Web Content Manager Guidelines and Responsibilities

Distributed Web Content Management

Wentworth's website (www.wit.edu) and internal portal, Lconnect, have a vital role in communicating with prospective students and their families, current students, faculty and staff, as well as alumni and the community. The information Wentworth provides is as diverse and unique as the departments and offices that make up the Institute.

In Spring 2009 a Web Advisory Committee (WAC) was established to develop recommendations on how Wentworth’s web presence could be improved for our external website, as well as how to better leverage Lconnect. The committee consists of representatives from academic departments and business offices to assure broad-based community input. (A list of members is available on the Web Services website.)

As Wentworth moves forward with establishing a framework and process for sustainable web development, it is necessary to implement a more structured method for maintaining and developing content for the website and Lconnect. The goal is to maximize our web resources as a communication tool by providing users with accurate, up-to-date information about Wentworth, giving them a sense of what it is like to attend, work at, or be a graduate from Wentworth.

Distributed Web Content Model

Wentworth is deploying a distributed content management model that relies on department-level web content managers acting as point persons for website and Lconnect content. This model was proposed by the Web Advisory Committee and approved by the President’s Advisory Committee. For this model to work successfully, the head of each academic department and business office is asked to assign an individual to be his or her Web Content Manager. Content is generated within the departments and offices; having an individual from each department take ownership of the website better insures the information is current and correct. It also reduces the bottleneck that often occurs when all web content is updated by a central web team.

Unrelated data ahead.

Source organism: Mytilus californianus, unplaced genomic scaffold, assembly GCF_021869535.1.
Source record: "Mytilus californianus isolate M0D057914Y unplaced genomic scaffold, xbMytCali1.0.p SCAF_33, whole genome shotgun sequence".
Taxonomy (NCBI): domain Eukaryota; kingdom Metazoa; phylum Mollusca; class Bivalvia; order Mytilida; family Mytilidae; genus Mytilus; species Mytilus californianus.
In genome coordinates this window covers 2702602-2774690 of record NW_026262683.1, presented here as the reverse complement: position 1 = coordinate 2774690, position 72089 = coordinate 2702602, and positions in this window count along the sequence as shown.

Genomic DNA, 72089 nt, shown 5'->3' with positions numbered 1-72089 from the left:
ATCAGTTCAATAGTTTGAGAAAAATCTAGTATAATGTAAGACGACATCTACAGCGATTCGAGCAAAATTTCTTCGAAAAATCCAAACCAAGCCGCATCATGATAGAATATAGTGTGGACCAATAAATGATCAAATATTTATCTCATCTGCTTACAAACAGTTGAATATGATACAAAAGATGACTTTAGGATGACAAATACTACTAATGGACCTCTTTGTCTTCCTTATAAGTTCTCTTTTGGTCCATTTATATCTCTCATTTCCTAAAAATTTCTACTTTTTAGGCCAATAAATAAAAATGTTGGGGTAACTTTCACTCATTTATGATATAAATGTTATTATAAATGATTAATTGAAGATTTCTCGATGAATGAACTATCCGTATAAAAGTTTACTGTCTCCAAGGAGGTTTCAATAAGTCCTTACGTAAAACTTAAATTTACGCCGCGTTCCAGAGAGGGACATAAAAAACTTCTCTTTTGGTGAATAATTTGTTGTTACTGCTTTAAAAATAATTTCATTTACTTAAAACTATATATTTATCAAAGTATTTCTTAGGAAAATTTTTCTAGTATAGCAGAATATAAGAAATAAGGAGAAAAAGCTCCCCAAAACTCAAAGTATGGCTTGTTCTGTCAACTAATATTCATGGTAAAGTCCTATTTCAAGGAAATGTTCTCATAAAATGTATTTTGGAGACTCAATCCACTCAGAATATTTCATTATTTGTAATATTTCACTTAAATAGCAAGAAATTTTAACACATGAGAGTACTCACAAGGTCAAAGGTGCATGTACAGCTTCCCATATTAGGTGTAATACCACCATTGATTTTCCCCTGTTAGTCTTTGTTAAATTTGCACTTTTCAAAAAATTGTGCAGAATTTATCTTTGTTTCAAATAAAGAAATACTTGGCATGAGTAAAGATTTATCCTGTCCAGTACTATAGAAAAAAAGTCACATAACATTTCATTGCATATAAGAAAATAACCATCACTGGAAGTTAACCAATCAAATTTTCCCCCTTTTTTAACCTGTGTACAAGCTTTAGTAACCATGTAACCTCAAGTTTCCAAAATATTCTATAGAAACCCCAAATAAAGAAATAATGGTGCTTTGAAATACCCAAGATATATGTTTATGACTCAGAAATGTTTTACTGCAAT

Training & Guidelines

Web content managers are asked to take on responsibilities critical to their department/office and the Institute as a whole. To support their efforts, and to provide consistency throughout the Wentworth website, the Web Advisory Committee will provide web policies and guidelines. DTS Web Services will provide additional support by offering training in web editing tools, preparing content for a website, and on how to use the content management system when it is implemented. DTS Web Services and the Web Advisory Committee will work to provide resources to assist the content managers.

Web Content Managers Group

The flow of information is a key element in insuring the success of a distributed model. Wentworth's website must exhibit consistency in the look, feel, and navigation of the website to insure it is perceived as professional, while still empowering departments and offices to own their content. To further support communication and empower content managers, a users' group will be formed. Members will meet regularly to discuss successes and concerns, to collaborate, and to be made aware of changes to the website and systems that may affect them.

Workload Expectations

For experienced content managers

Initially experienced content managers will not be required to invest much time beyond what they do now. They will be expected to review their entire site for outdated information and links, typos, etc. This will take approximately 10-15 minutes per page.

For inexperienced content managers

Inexperienced content managers will need to allow more time initially to learn the basics of Dreamweaver, the current standard tool for updating Wentworth web site. Estimate up to 6 hours for training and practice. After that, the content manager will need to review their departmental site for outdated information and links, typos, etc. This will take approximately 15-20 minutes per page, until the content manager becomes more comfortable with the software.

For all content managers

As Wentworth implements a web content management system (CMS), there will be an additional time investment (estimated 10 hours) to learn the new software and transition content into it. The goal of the CMS is to make it easier and faster to manage web content, so the end result will be less time to maintain equivalent content.

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